WASHINGTON — The National Cattlemen’s Beef Association and the Public Lands Council expressed reservations about H.R. 3400, the so-called “Recreation Not Red-Tape Act,” as the U.S. House Natural Resources Committee prepares to mark up the bill.
“We strongly support the principle of multiple use of public lands,” said Ethan Lane, Executive Director of the Public Lands Council and NCBAs Federal Lands. “That said, the federal government shouldn’t be in the business of favoring one use over another, and that’s what this legislation does as it’s currently written.”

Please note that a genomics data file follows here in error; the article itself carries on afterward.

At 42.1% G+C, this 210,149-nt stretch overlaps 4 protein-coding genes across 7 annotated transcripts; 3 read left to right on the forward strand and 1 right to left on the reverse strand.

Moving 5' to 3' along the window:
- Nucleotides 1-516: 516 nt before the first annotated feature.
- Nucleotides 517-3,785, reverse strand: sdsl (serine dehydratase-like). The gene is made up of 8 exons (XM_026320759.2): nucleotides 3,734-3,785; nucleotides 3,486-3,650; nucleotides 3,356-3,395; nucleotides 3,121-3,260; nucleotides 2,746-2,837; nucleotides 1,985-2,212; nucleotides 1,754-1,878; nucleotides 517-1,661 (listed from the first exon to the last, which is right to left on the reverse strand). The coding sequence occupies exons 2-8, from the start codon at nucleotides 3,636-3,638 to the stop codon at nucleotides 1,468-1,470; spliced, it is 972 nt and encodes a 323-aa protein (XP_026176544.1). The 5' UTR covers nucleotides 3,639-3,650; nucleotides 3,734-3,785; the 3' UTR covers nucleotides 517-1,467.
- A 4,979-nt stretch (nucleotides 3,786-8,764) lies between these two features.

The Federal Land Policy and Management Act (FLPMA) of 1976 requires multiple use on public lands. This means that every American has a place on public lands – whether a hiker, camper, cattle rancher or energy producer, Lane said.
The Bureau of Land Management’s definition includes managing public land resources for “a variety of uses, such as energy development, livestock grazing, recreation, and timber harvesting, while protecting a wide array of natural, cultural, and historical resources.”
Lane said that ranching is an essential element of multiple use because the practice easily coexists with other activities and does not preclude any of them from happening concurrently.
“Recreation should absolutely continue to be part of the multiple use of our public lands, but Washington shouldn’t go out of its way to promote it at the expense of other uses – like ranching.”